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The Workplace Isn’t Designed for Gen Z. Here’s What Needs to Change

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Like the generations that have come before them, Gen Z (born 1997-2012) has become a fixture of media attention and opinion. They’ve been labeled “the loneliest generation.” They’ve been hailed “the most creative generation.” And they’ve been dubbed “the most individualistic generation.” 

It’s tempting to apply these high-flown labels to Gen Z. But be wary. Many experts argue that these overly general classifications–including the Gen Z classification itself– are not meaningful distinctions and should not inform workplace decisions. Indeed, research consistently shows that classifications are created as a matter of practicality and utility and that they may actually do more harm than good (if you haven’t read Sorting Things Out, I highly recommend it). 

But there is one label that is appropriate for Gen Z and that is: “the future of your workplace.” As a leader, you need to design your workplace to enable this generation to succeed–not because of some overly simplistic generational lettering system, but because of their unique experiences. Gen Z grew up alongside the rise of social media and they entered the workplace during a global pandemic. This has shaped a generation that is fighting back against the traditional workplace–a workplace that, quite simply, hasn’t been designed for them. That ought to be a wake-up call. 

Gen Z craves more structured hybrid work. 

While many workplaces are doubling down on remote work, Gen Z is gravitating toward hybrid work–a fusion of in-office and remote work. Recent research by my company, Asana, found that 68 percent of Gen Z want hybrid work. But, importantly, Gen Zs don’t want unbridled hybrid work–they want structured hybrid work. They want to work at companies that set specific days for employees to be in the office. And they also want their organizations to set specific hours for synchronous work (working together at the same time, whether in person or remotely).

These preferences make a lot of sense. Having entered the workplace during the pandemic, Gen Zs haven’t developed time-tested workplace habits, routines, and relationships. They want more of a level playing field in terms of how work happens. My own research has found that there’s often FOMO lurking in unstructured hybrid environments because workers can’t reliably predict who will be in the office and who won’t be. Gen Z wants to avoid this. And they need your support in creating more structured hybrid environments.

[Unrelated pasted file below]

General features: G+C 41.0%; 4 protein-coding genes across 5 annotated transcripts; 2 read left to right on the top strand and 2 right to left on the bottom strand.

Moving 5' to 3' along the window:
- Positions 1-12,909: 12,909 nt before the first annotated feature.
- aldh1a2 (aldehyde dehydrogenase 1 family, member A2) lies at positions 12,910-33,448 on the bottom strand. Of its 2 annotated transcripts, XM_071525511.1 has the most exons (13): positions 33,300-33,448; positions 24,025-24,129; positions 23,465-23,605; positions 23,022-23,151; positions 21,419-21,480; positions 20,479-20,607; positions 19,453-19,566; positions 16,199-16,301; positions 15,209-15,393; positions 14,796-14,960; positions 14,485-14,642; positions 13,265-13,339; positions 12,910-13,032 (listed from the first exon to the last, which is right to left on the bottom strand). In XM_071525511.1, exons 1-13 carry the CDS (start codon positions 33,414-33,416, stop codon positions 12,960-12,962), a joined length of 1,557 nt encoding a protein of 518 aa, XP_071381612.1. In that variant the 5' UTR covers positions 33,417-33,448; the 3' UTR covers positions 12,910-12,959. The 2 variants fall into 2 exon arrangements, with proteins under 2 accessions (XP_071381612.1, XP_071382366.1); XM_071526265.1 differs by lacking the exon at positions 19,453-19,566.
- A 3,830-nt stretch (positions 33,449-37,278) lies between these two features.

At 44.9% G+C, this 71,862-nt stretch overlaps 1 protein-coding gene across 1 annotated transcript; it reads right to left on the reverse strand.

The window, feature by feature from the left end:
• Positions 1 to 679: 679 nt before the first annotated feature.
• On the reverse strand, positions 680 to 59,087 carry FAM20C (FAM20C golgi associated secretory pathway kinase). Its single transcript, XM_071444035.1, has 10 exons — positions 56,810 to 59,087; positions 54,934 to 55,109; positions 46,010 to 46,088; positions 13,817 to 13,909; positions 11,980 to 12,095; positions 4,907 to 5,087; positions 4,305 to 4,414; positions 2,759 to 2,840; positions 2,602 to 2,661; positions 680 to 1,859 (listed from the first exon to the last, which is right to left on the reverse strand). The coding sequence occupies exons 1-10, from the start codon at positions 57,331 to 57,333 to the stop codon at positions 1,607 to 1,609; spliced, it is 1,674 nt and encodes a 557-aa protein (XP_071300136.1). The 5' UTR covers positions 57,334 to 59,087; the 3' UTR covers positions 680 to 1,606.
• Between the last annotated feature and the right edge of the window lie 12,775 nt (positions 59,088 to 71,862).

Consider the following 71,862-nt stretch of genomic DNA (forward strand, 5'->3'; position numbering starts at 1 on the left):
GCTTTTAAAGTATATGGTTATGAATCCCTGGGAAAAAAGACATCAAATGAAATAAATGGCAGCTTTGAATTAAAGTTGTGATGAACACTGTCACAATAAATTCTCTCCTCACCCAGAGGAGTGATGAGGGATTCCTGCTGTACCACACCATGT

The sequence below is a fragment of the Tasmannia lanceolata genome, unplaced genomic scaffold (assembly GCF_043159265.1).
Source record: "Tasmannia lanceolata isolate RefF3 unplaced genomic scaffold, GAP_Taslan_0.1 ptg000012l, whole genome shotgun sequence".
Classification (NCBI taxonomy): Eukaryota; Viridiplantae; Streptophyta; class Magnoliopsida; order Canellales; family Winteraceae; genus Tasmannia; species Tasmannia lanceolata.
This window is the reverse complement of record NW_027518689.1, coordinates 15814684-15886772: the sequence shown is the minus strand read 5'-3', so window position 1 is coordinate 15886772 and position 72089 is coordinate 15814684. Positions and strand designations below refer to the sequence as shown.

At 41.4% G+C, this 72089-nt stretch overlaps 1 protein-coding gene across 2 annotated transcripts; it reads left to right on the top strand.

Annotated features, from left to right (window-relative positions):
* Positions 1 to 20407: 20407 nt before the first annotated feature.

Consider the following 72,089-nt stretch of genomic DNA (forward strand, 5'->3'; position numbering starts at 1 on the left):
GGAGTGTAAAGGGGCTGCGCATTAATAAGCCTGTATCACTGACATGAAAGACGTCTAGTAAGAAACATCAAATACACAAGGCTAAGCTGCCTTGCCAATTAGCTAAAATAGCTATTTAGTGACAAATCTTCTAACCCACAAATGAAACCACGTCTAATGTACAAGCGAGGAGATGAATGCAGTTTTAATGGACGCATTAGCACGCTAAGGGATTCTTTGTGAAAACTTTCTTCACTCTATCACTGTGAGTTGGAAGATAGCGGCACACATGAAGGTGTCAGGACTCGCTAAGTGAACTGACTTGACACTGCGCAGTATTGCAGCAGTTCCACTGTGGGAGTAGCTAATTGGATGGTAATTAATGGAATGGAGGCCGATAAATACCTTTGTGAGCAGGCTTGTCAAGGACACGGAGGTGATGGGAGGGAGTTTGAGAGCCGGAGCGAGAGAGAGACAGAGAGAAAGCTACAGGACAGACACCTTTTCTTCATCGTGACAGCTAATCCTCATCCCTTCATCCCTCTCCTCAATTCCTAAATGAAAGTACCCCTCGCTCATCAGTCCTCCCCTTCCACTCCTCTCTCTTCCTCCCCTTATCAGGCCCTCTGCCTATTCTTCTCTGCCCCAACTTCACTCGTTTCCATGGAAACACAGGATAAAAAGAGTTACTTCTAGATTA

Gen Z wants to switch off.  

Gen Z is the first generation to grow up during a time when social media was mainstream. Because of their intimate connection with social media, they tend to have more immersive and embedded relationships with technology in general. 

But this doesn’t mean that they are swiping right on their relationships with technology. Quite the opposite, Gen Z is particularly sensitive to the toxic impacts of workplace technology. Asana’s research found that Gen Z feels the digital “tax” of context switching between different apps more acutely than other generations–and this can wreak havoc on their ability to succeed in the modern workplace. 

Feeling the negative blows of technology, Gen Zs are taking a stand and voting with their feet. The research also found that they are most likely of any generation to work at organizations that help employees switch off outside of standard work hours. As a leader, if you don’t equip your workers with a toolkit to combat technology overload, other organizations will. 

Gen Z yearns for mental health support. 

Gen Z’s embedded relationship with technology has also taken a toll on their mental health–and this has been further exacerbated by the pandemic. Unlike their predecessors, Gen Zs haven’t been conditioned to accept a lack of support for burnout and mental health from their companies. And–good for them–they’re fighting back. 

Gen Zs are demanding that their workplaces prioritize mental health and proactively help them reduce burnout. According to Asana’s research, Gen Zs say that they are most motivated and inspired to do their best work when they know that their workplaces are serious about tackling burnout. 

Unfortunately, many workplaces are missing the mark. Nearly half (47 percent) of Gen Zs don’t believe their companies care about their wellbeing. As a leader, prioritizing your employees’ mental health and wellbeing needs to be part of your top-down strategy, especially in our current uncertain and challenging times. 

Design for Gen Z.

As a leader, it can be dangerous to make decisions based on arbitrary classification systems like generational classifications, intriguing as they may be. At the same time, it’s important to recognize that Gen Z is a unique group because of the historical landscape that shrouded them growing up, and as they entered the workplace.

Gen Zs are the undeniable future of your workplace. So, the onus is on you to redesign your workplace for them. Fail to do so and this so-called “loneliest generation” will find their company elsewhere. 

The opinions expressed here by Inc.com columnists are their own, not those of Inc.com.



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